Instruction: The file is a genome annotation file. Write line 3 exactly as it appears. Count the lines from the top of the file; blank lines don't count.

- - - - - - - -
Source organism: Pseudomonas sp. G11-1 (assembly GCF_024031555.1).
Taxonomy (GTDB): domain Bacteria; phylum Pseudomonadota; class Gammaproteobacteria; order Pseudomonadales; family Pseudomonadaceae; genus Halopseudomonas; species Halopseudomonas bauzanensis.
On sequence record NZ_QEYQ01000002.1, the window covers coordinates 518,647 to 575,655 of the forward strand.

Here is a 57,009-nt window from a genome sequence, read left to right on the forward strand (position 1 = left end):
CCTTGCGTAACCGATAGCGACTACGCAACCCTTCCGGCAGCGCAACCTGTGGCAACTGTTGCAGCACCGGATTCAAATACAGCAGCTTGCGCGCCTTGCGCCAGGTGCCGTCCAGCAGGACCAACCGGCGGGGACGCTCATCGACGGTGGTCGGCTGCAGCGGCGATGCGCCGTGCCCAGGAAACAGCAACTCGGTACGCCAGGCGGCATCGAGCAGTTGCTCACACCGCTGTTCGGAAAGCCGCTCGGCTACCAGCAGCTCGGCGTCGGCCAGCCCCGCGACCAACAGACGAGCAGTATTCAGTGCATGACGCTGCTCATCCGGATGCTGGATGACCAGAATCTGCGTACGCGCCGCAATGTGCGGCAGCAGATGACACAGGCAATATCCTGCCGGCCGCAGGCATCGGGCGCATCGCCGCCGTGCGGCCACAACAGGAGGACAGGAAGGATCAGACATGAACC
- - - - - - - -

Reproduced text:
On sequence record NZ_QEYQ01000002.1, the window covers coordinates 518,647 to 575,655 of the forward strand.